SpaceX will launch new Starlink satellites on a veteran rocket today. Here’s how how to watch.

Update for 1:50 pm ET: SpaceX has successfully launched 60 new Starlink satellites into orbit on a Falcon 9 rocket, which made a seventh landing during the mission. Read our full story and see landing videos here.

CAPE CANAVERAL, Fla. — SpaceX will launch a new fleet of Starlink satellites (April 7) and you can watch the liftoff live online. 

The Hawthorne, California-based company will loft a full stack of 60 Starlink internet satellites on its workhorse Falcon 9 rocket from Space Launch Complex 40 at Cape Canaveral Space Force Station here in Florida at 12:34 p.m. EDT (1634 GMT). 

You can watch the launch live here and on the Space.com homepage, courtesy of SpaceX, beginning about 15 minutes before liftoff. You can also watch the launch directly via SpaceX.  

Related: SpaceX’s Starlink satellite megaconstellation launches in photos

A SpaceX Falcon 9 rocket carrying the South Korean military communications satellite Anasis-II stands atop Space Launch Complex 40 of the Cape Canaveral Air Force Station, Florida for a July 20, 2020 launch.

A SpaceX Falcon 9 rocket carrying the South Korean military communications satellite Anasis-II stands atop Space Launch Complex 40 of the Cape Canaveral Air Force Station, Florida for a July 20, 2020 launch. (Image credit: SpaceX)

Wednesday’s flight, the Starlink 23 mission, is the 10th mission of 2021 and the company’s 24th overall flight for the burgeoning internet service. 

SpaceX’s goal is to provide high-speed internet access to users around the world through its Starlink megaconstellation. The service will be especially helpful for those in rural or remote areas that have little-to-no connectivity.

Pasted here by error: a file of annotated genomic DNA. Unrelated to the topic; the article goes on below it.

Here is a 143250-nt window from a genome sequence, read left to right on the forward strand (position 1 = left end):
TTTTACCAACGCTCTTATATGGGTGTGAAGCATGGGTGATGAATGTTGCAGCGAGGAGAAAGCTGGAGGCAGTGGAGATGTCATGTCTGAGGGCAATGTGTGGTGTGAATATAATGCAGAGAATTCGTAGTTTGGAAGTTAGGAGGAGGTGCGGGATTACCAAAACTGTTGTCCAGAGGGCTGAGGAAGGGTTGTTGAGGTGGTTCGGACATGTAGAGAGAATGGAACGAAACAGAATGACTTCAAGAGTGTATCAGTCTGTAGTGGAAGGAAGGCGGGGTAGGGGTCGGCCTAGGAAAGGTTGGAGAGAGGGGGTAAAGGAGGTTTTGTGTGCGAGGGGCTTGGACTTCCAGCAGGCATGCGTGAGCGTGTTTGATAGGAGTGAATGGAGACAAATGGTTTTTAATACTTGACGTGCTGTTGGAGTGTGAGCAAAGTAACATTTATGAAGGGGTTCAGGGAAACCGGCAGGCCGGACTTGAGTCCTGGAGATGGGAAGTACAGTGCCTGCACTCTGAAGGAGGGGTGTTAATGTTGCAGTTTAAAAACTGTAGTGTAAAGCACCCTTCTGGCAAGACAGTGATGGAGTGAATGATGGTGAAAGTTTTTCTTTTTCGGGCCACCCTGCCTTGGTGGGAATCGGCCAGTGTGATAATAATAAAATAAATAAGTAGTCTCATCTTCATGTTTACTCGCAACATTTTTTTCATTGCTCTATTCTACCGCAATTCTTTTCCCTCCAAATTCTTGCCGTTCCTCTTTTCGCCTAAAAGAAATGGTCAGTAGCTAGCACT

To date, SpaceX has launched more than 1,300 of the internet-beaming satellites into orbit, in an effort to fill out its planned initial constellation of 1,440 spacecraft. SpaceX has already been extensively testing the space-based internet service, and plans to do a full commercial rollout later this year.

Prospective users can pay a small deposit sign up for the service now, via the company’s website. However, it could be a few months before the actual service becomes available. 

This launch marks the 113th flight overall for SpaceX’s 229-foot-tall (70 meters) Falcon 9 booster. The star of the mission is a six-time veteran Falcon 9 first stage, designated B1058. This frequent flyer’s maiden voyage carried two NASA astronauts to the International Space Station as part of the Demo-2 mission last May. 

Following that historic return of human space flight to U.S. soil, it also launched a communications satellite for the South Korean military, a Dragon cargo ship, a bevy of small satellites as part of the Transporter-1 mission, and today’s flight marks its third Starlink payload. 

If all goes as planned, approximately nine minutes after liftoff B1058 will touch down on one of SpaceX’s two drone ships — “Of Course I Still Love You.” If successful, it will mark the 79th recovery of a first stage booster since the company landed its first booster in December 2015. 

The weather outlook looks good for Wednesday’s early morning liftoff, with forecasters at the 45th Weather Squadron predicting a 90% chance of favorable launch conditions. The only issue was the possible development of cumulus clouds. (There is a backup day if necessary on Thursday and the weather looks just as promising.)

SpaceX will continue its tradition of recovering the Falcon 9’s payload fairing, or nose cone, on today’s mission, scooping up the fairings after they fall back to Earth in two pieces.

Each piece of the clamshell-like hardware, which cost approximately $6 million combined, is outfitted with software that navigates it to the recovery zone, and a parachute system that lets them gently land in the ocean. 

The Shelia Bordelon, which made her debut on the previous Starlink mission will utilize an onboard crane to do all the lifting. 

Correction: A previous version of this story had an incorrect liftoff time. It is 12:34 p.m. EDT, not 12:37 p.m. EDT.

Follow Amy Thompson on Twitter @astrogingersnap. Follow us on Twitter @Spacedotcom or Facebook.

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